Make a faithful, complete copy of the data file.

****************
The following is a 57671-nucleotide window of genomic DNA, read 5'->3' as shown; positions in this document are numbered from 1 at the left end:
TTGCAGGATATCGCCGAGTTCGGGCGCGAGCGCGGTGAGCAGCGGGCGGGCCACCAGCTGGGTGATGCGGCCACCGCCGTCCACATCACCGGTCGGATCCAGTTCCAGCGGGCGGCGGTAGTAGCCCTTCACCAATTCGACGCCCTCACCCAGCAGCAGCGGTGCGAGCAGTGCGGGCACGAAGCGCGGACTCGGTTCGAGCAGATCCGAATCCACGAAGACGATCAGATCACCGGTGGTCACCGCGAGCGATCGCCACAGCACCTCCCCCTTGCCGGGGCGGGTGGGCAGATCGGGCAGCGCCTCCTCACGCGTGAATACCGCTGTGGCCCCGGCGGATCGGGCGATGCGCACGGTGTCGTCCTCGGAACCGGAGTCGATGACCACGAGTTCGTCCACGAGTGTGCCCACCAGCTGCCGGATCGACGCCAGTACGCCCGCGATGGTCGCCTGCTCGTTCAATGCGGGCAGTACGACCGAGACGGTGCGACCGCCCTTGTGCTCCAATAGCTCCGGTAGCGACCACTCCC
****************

The following is a 57671-nucleotide window of genomic DNA, read 5'->3' as shown; positions in this document are numbered from 1 at the left end:
TTGCAGGATATCGCCGAGTTCGGGCGCGAGCGCGGTGAGCAGCGGGCGGGCCACCAGCTGGGTGATGCGGCCACCGCCGTCCACATCACCGGTCGGATCCAGTTCCAGCGGGCGGCGGTAGTAGCCCTTCACCAATTCGACGCCCTCACCCAGCAGCAGCGGTGCGAGCAGTGCGGGCACGAAGCGCGGACTCGGTTCGAGCAGATCCGAATCCACGAAGACGATCAGATCACCGGTGGTCACCGCGAGCGATCGCCACAGCACCTCCCCCTTGCCGGGGCGGGTGGGCAGATCGGGCAGCGCCTCCTCACGCGTGAATACCGCTGTGGCCCCGGCGGATCGGGCGATGCGCACGGTGTCGTCCTCGGAACCGGAGTCGATGACCACGAGTTCGTCCACGAGTGTGCCCACCAGCTGCCGGATCGACGCCAGTACGCCCGCGATGGTCGCCTGCTCGTTCAATGCGGGCAGTACGACCGAGACGGTGCGACCGCCCTTGTGCTCCAATAGCTCCGGTAGCGACCACTCCC